To me, good medicine means having the right doctor or doctors, taking the right medications and taking those medications properly. People ask me all the time “How do you know if you have the right doctor?” At the most basic level, you probably want a doctor who is smart, experienced, and compassionate. After that, most of us look for any variety of other qualities and character traits. What characteristics do you look for in a doctor? We will help you clarify some of your own physician “makes” or “breaks.”
When it comes to medications, taking the proper medicines is heavily dependent upon having the right doctor but getting the most benefit from your medicines also depends upon taking them at the right times and in the correct order, as well as using the delivery devices properly. We will discuss these topics in greater detail later in the book, as this is an area that I particularly hope to make crystal clear.
When we discussed shortness of breath, we talked about the fact that people often avoid activities that cause them shortness of breath. Consequently, all of the muscles that you use to do those activities get weaker and your body becomes less efficient at using oxygen. In addition to teaching you specific breathing exercises, I will guide you through the most beneficial exercises and help you put together a program that will be most effective and best suited for you.
When it comes to nutrition, in addition to eating a balanced and healthy diet, there are certain concepts that relate particularly to pulmonary disease. These include topics like mechanics of eating and breathing or being at your correct (healthy) weight. In addition, there are certain foods that will help you fight your disease and its associated symptoms, while others will make them worse.
Stress and Anxiety Management/Meditation (20%)
Anxiety and depression can have a devastating impact on someone living with a pulmonary disease. To make matters worse, living with a pulmonary disease can cause a tremendous amount of anxiety and depression. This is another cycle that we hope to break so that you can be less stressed and live a happier, healthier, more satisfying life.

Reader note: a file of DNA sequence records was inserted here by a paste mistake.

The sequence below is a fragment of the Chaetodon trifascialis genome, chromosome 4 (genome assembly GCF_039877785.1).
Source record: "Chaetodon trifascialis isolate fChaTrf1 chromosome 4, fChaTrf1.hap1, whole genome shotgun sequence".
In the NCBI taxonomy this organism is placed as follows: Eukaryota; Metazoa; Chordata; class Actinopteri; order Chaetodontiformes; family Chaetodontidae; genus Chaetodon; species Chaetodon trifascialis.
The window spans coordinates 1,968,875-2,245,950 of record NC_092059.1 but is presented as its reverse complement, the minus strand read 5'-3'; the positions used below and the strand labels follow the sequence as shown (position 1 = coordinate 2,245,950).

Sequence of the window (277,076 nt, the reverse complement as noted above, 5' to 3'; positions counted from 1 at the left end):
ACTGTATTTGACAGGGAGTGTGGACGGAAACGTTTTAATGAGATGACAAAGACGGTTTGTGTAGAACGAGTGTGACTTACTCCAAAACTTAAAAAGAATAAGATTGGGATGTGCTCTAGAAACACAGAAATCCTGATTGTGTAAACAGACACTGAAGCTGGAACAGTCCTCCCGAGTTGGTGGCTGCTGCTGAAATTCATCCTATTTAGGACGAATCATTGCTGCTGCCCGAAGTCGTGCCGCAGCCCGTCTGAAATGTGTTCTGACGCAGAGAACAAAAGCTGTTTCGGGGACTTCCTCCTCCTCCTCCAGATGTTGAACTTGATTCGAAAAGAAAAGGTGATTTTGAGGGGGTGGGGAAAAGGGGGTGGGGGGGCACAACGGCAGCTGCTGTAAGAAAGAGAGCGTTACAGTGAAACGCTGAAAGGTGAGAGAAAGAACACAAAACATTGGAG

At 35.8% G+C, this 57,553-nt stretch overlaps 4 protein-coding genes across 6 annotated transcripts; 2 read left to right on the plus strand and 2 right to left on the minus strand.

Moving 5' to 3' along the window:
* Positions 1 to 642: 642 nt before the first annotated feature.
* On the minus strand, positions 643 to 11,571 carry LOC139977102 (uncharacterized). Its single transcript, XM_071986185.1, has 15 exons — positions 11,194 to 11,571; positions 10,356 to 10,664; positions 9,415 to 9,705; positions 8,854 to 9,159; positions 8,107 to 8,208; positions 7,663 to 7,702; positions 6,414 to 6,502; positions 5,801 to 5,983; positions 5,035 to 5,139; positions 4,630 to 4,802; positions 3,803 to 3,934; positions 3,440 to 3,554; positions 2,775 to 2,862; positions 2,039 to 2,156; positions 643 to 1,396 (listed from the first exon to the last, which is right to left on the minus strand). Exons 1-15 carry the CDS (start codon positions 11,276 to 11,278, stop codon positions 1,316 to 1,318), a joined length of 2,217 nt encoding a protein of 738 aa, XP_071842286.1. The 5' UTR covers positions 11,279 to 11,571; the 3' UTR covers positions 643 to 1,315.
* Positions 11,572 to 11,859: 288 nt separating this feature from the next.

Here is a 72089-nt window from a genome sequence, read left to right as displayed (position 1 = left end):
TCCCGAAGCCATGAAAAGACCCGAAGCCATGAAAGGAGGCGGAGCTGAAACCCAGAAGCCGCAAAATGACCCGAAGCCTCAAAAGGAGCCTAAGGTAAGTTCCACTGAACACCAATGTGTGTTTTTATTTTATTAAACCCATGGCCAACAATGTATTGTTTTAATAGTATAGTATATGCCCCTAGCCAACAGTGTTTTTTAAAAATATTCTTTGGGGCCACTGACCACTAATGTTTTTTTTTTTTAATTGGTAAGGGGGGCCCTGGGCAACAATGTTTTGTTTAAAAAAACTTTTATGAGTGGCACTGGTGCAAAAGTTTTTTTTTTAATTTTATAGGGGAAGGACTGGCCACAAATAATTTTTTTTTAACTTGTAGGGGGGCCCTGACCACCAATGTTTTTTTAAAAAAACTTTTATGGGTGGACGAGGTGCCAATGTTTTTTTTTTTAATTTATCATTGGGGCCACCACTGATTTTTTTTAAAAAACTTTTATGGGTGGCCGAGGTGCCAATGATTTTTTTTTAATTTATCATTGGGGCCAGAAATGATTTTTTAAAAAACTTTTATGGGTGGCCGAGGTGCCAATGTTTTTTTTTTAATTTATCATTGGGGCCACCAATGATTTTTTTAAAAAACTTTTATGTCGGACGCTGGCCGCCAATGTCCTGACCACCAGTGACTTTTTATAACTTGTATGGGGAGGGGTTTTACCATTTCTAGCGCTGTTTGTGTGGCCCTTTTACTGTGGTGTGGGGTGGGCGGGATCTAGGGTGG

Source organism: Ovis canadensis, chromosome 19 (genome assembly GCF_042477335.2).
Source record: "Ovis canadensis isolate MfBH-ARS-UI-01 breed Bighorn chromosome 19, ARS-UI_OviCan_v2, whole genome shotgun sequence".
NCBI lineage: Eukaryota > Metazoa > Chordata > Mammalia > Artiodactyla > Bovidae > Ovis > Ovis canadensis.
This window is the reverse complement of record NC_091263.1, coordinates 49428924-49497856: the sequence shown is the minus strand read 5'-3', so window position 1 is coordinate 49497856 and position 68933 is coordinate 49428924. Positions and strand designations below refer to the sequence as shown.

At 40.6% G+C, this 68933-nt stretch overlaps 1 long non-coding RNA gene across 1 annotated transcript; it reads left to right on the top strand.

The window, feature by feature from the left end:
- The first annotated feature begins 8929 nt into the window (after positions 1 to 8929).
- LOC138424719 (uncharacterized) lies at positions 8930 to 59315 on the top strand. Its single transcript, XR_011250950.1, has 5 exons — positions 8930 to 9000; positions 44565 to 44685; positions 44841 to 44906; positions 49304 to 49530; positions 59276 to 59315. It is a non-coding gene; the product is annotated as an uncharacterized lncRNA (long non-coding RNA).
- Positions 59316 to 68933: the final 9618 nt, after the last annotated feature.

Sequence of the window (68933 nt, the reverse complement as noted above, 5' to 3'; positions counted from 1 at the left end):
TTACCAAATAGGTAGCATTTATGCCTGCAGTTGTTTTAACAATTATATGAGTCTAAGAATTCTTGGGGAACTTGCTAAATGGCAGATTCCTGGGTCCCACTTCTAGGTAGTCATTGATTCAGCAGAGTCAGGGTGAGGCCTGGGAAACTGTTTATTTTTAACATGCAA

Prevention of Infection (20%)
The final piece of the puzzle is prevention of infection. To be clear, a cold or infection for someone with a respiratory disease can be far more serious than for someone who is otherwise healthy. Plus, people with lung disease often don’t get a little infection. They get big infections and their infections often go right to the chest.
Because the respiratory system is your weak link, it is crucial that you implement some type of prevention strategy. This effort will be well worth your while, as it is often easier to prevent an infection than to treat one once you’ve got it. I will give you a number of tools and suggestions to help you in your fight against infection.
Everything Else (10–100%)
Since we believe in giving 110%, there is an additional 10% left over for a category I like to call “everything else.” What I mean by “everything else” is that even if you do everything right including the “big five” of pulmonary wellness, there will always be factors outside of our control. Being superstitious by nature, I don’t want to name any of them here but take a deep breath, keep living your life, and expect the unexpected.
How to Use This Book
Now, let’s take each of these “big five” one at a time and expand upon them in a way that will give you a very clear and comprehensive understanding of what factors will help you live a better life and which ones might make your life more difficult. This book is organized so you can go chapter by chapter or you can choose to skip around. So, please, make yourself comfortable and feel free to use the information in whatever fashion makes the most sense to you.
This free online publication was made possible by the Nora and Roger Gimbel Foundation.
If you have found this information helpful and would like to help support the Pulmonary Wellness Society in their mission to provide free educational and rehabilitation opportunities for those living with pulmonary disease, please consider making a tax-deductible donation to the Pulmonary Wellness Society. No amount is too large or too small and every little bit helps.
The Pulmonary Wellness Research & Education Society is a 501(c)(3) Non-Profit Organization. The Society’s mission to support the research efforts and free educational programs of Dr. Noah Greenspan and the Pulmonary Wellness & Rehabilitation Center. The Society also provides Pulmonary Wellness & Rehabilitation scholarships to individuals based upon medical, financial or other need.